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Laminate flooring is just like hardward flooring, it has a tongue and groove system. Slide the tongue into the groove and it snaps right into place. There are a couple of applications where the wood will not rotate right into place. There isn't any leverage against a wall or doorjamb. A special tool called a pull bar helps with that. It has a little lip that goes down into the edge of the carpet against the wall with a place to hammer on the other end of the tool. Continue hammering until it clicks together.
Never hit the side of the laminate flooring with a hammer (even a rubber hammer) because it might damage either the tongue or groove. There is a block available for that purpose. Put it down against the side of the laminate and give it a tap. This way, you do not have to worry about damaging the block. Just keep tapping it until it fits together.
There is a product called under floor membrane. It goes under the laminate flooring and it takes out any of the unevenness of the floor and it absorbs sound.
Laminate flooring is mostly wood. Leave a space all the way around the room. This allows it to expand and contract. Baseboard and quarter round come with the kit that will cover up that space. Spacers come with the flooring. Use them by themselves or in conjunction with one another because there are ridges to hold them together.
Make sure there's plenty of material for this project. Measure the room and draw a floor plan layout to help determine how much quarter round, baseboard and transition material is needed. Compensate for mistakes in advance and purchase extra flooring in case of mistakes. Also, make sure the supplier has excess to plenty in case of even more mistakes. Those measurements will also apply to the underlayment. There are different types of underlayment for different floors (cement, wood and vinyl) -- so purchase the right type for the floor.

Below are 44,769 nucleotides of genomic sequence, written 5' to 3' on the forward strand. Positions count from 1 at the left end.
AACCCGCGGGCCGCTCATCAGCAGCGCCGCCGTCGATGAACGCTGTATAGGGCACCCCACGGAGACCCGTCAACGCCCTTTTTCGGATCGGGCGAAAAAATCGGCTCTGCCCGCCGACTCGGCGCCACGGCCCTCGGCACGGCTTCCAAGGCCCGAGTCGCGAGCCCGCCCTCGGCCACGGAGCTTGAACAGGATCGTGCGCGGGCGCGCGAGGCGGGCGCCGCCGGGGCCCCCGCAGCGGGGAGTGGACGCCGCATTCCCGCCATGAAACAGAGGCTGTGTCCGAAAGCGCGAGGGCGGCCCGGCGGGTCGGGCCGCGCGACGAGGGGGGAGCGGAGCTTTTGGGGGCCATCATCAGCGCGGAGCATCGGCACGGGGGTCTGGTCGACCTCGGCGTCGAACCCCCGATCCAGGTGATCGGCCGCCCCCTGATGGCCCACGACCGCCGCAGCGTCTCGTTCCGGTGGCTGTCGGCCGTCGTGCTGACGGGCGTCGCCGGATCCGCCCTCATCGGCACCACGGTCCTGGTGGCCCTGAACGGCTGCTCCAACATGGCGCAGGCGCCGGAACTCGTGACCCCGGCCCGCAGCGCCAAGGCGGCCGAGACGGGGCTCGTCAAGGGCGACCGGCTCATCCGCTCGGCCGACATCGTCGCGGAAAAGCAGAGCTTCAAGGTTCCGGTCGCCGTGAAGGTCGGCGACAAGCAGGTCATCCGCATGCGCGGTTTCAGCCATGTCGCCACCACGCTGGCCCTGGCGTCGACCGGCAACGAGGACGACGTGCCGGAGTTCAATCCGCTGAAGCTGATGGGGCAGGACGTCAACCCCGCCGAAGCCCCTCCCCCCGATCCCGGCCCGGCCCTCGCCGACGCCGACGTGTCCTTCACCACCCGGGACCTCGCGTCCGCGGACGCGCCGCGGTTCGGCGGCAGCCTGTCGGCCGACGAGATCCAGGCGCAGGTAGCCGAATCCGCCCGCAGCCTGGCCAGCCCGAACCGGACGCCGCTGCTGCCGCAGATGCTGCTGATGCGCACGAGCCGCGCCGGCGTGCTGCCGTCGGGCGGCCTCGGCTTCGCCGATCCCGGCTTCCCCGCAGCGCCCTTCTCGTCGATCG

Get rid of the old flooring. Remove the baseboard and quarter round. Be careful when removing it so you won't have to do a lot of wall repairs later.
Pry up the carpet from the tack strips. Be careful working around the strips because they are very sharp. Gently remove the strips because you do not want to damage the sub-floor too much. Serious damage means replacing parts of it or filling deep gouges with floor leveling compound.
Inspect the wooden floor. It has to be stable. Nail down any loose parts and screw any loose boards to the floor joists to prevent the floor squeaking.
Thoroughly vacuum and sweep the floor.
Do not use any water on the sub-floor.
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